Colin McAllister: Sound’s not too bad. You got to work on getting those fingers a little more on the tips.
Ed Leon: Is that dexterity something that people should consider before taking up the course?
Colin McAllister: No, because we work on that a lot. I’m very diligent. I come from a classical background you know. So I’m really diligent about the proper way to physically play the guitar. And that’s covered in this technique module. And I gently remind the students throughout, “Hey, remember to keep those fingers on the tips at the front of the fret.”
Ed Leon: Right. You talk about other famous guitarists in the course too, right?
Colin McAllister: We do.
Ed Leon: Yeah. Who are some of them? Talk to me a little about them.
Colin McAllister: Well, we talk about some famous guitarists that I’ve had the pleasure of knowing and studying with. Guys like Johnny Smith, jazz guitarist, Pepe and Celin Romero.
Ed Leon: I’ve heard of them. Who are they?
Colin McAllister: They were a family of classical guitarists. The father came over in the late 1950s and he formed a quartet. They’re from Spain originally. He formed a quartet with his three sons and they became really famous. They played at the White House, and for the Pope, and so forth. When I was in graduate school, I had the pleasure of studying with a couple of those brothers. They’re in their 70s now. Just amazing classical players.
Learn more: Classical Guitar Position and Posture
Ed Leon: Right. Are there different styles that these guitarists … I mean, once you know how to play a guitar, do you automatically bring a personality and a style to it or are you able to adapt to the styles?
Colin McAllister: Well, I think that our goal in this course is to build a really strong and broad foundation. So that from there, a student could go into playing any other style and they’ll be equipped with the solid basics. At it’s most essential level, you’re right, playing the guitar requires the same things no matter what style you’re going into.
Ed Leon: Right. By the way, for an old rock and roll dude like me, is electric guitar different? Do you do electric guitar in this course?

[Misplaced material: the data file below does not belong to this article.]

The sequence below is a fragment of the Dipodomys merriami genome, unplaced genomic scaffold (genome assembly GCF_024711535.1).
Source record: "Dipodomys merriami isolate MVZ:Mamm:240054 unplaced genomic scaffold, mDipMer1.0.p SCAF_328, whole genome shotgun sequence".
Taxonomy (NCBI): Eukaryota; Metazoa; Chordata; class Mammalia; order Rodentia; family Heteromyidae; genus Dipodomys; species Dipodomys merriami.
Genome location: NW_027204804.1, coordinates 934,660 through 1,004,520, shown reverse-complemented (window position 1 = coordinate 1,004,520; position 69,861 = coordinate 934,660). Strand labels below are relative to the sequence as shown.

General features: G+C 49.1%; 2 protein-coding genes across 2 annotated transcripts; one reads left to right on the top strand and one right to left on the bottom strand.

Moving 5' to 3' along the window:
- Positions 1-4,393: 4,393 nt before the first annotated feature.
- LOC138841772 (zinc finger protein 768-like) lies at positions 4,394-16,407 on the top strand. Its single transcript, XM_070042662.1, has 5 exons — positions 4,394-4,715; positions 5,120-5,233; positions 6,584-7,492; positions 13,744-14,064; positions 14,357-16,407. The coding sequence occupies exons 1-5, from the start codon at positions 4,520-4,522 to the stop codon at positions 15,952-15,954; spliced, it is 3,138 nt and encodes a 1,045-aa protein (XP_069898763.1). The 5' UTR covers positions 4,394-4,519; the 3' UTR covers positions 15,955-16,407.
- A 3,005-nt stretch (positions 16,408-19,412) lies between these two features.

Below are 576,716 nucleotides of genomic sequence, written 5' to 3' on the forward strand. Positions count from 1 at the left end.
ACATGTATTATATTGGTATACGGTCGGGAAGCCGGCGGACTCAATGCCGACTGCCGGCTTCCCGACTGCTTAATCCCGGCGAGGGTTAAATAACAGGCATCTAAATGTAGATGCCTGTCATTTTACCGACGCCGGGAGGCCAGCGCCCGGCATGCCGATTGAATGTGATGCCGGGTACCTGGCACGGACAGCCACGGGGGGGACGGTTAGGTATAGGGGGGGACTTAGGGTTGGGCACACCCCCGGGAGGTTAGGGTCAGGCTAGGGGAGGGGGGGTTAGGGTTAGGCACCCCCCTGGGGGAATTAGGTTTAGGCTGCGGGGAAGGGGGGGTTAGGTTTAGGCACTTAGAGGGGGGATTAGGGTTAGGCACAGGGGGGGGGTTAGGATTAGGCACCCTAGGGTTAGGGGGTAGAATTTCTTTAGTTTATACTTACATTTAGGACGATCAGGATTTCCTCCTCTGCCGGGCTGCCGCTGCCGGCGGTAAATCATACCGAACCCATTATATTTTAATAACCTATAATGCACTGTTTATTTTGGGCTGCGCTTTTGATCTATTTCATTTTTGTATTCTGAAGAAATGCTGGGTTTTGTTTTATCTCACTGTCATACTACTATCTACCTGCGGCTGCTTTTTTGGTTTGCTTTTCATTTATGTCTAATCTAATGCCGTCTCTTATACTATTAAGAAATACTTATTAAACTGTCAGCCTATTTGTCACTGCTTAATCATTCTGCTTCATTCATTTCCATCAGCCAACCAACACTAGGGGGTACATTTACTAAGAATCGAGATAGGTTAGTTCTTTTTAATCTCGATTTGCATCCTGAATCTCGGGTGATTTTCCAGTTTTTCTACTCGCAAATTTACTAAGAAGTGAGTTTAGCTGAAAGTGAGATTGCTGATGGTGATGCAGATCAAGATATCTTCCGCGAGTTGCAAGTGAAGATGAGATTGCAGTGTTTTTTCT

Colin McAllister: I don’t play it in the course at all, but it’s the same. In fact, the strings are usually a little bit lower on an electric, so it’s even easier to play physically than one of these acoustic guitars.
Ed Leon: All right. Show me some techniques that you teach the students.
Colin McAllister: Sure.
Ed Leon: I’m not going to try to follow along. After all, I don’t want to slow the podcast down too much.
Colin McAllister: Well, one of the things I start off with is a very simple exercise to just coordinate the left and right hands. Grab a pick here. And up here I’ll just practice going down, up, down, up, while moving the fingers of the left hand like this. One, two, three, four. This serves to coordinate the hands. It also is helping me stretch and these gaps between fingers, because technique is about strength and flexibility and economy of motion.
Ed Leon: Wow. What is it when some guitarists are just playing all the strings and doing this kind of stuff versus what you just did, which is your picking at one particular string? That is some awesome musical ignorance, right, at play there ladies and gentlemen.
Colin McAllister: Well, you know, you can play nice rich chords using all six strings. Things like that.
Ed Leon: Yeah.
Colin McAllister: And we teach all of those chords in the course. Jazz chords. But we also teach soloing techniques. Playing things like a blues scale. That’ll appeal to all of our rocker-